Msanii, mwandishi na mwanablogu maarufu, Freddy Macha, ameandika feature katika gazeti la The Citizen. Inahusu sinema za Josiah Kibira, Bongoland na Bongoland II na jinsi waBongo wasivyothamini kazi za wenzao. Na anasema kweli. Sisi waBongo tuna tabia mbaya sana ya kupondana. Ukiona mtu anafanya mema unajaribu kumvuta chini ili muwe sawa!
Kutoka gazeti la THE CITIZEN
Saddening indifference to Tanzanian Trailblazers
I am watching Bongoland Two, the movie by Kibira Films, for the third time now. I have seen it alone, with a filmmaking colleague and, tonight, with a group of friends of various nationalities. For those who do not know Kibira films, it is a company run by US-based Tanzanian filmmaker Josiah Kibira.
"He is pressing the right buttons," I am saying at the end.
"Ah, this is a load of rubbish," a fellow "Bongolander" chips in.
"Rubbish?" asks Raul, a Brazilian friend.
"I would not waste my money buying this."
"Waste of money?" Zak from Pakistan interjects, incredulously.
Bongo guy: "No one would behave like Juma. Such an ugly girlfriend?"
Juma is the main character of the Bongoland series. In both Bongoland One and Two, Juma is frustrated by his employers and community.
In Bongoland One he finds life in the US tough after he was made redundant. Soon, he is lodging at a friend's flat where he cannot pay the rent. He then breaks up with his white girlfriend whose father is a racist.
The American authorities discover he is an illegal immigrant and finally we see him driving to the airport, hoping for a better life back in Tanzania.
Bongoland Two sees Juma settled in Tanzania with a good job, a place to live and a local girlfriend. Problems, nevertheless, still thrive. His boss favours a lazy colleague, who happens to be his girlfriend.
The place he lives at is noisy and people smoke indoors. When he complains to the landlord or his corrupt boss he is told he is arrogant because he has been living overseas. Top that with a serious family crisis, and life remains a struggle.
At the end of Bongoland Two, we see an introspective Juma walking along a beach, most probably in Dar es Salaam. Josiah Kibira manages to show that Juma's problems may not be resolved by moving from one country to another.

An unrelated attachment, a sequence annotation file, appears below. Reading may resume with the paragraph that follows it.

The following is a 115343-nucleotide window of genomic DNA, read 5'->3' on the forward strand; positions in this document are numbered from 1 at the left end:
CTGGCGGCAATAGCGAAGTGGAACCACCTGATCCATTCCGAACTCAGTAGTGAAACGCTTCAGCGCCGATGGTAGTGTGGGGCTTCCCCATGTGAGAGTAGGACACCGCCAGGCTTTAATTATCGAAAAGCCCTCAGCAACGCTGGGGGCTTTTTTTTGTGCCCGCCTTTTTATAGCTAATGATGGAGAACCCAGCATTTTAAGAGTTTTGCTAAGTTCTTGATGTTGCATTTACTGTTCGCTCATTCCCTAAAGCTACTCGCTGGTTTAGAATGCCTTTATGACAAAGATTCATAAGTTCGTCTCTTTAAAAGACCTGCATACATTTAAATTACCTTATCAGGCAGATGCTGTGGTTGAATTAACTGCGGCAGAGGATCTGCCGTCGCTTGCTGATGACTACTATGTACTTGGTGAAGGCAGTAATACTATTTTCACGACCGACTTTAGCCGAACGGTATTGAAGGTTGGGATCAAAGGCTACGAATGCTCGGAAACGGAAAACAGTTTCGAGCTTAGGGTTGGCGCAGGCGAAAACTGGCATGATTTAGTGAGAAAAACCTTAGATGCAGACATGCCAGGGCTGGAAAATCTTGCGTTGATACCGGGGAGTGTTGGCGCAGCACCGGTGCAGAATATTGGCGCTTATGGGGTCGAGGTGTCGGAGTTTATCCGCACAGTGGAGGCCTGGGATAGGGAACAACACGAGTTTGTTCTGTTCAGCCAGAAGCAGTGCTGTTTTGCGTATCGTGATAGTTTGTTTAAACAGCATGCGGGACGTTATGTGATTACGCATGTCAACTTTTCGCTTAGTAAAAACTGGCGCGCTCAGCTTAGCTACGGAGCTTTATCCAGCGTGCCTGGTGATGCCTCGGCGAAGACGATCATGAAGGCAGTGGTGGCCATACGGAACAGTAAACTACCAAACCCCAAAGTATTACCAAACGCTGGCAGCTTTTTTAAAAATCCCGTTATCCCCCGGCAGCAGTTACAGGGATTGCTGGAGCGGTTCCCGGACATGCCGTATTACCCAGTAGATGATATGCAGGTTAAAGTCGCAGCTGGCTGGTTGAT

Maybe we shall see Bongoland Three. Maybe the two flicks are enough to make us reflect and create a hypothesis. One of the roles of cinema is to stimulate social thought.
I am interested in two things ? what my fellow viewers are debating about and the implications of the Kibira Films venture.
I notice that all the foreigners in my flat are surprised at the negative reaction of some of my fellow country folks.
Raul, the Brazilian (cameraman and freelance filmmaker), has very captivating views.
"You guys have to thank God that this guy, what is his name again?"
"He is trying to make a non-Hollywood film. Personally, I did not know there was a language called Swahili. I did not know Tanzania. I had never heard the word 'Bongo'. I have heard there is a Brazilian coach teaching your national team. But there is no information. So making such a film is a good thing. It opens the eyes of people from other countries."
One of the "Bongo" guys is sneering and making faces. He is clearly not amused.
"Won?t you even support by buying the films?"
It is sad and shows how we see each other.
Here is a man trying to sell us globally. Unlike those films you see from home made in a rush, with inferior sound and acting, Josiah Kibira strives towards quality.
Tanzania has not made a significant film since Fimbo Ya Mnyonge back in the mid-1970s. Some American television stations have even interviewed and spoken about these Swahili films. Kibira has already been invited to major international festivals including the prestigious Edinburgh and Zanzibar events.
Not only is he smart at marketing himself on the Internet, he is giving old and new Tanzanian actors a chance to be seen on the screen. He works with American film crews and technicians, consequently broadening working relationships between the two countries.
This is history in the making. In other words, it is the future of our entertainment industry. Although the $30,000 Kibira invested in the venture might be a small amount in terms of filmmaking, this is an expensive enterprise that demands a lot of time, determination and commitment, and should be applauded by every ?Bongolander?.
We should ask ourselves how various world-famous brands (be it Japanese cars or Bollywood films) came to be established.
We need to support the Buy Bongo, Buy Tanzania brand such as the Kibira Films venture. For more info visit http://www.kibirafilms.com/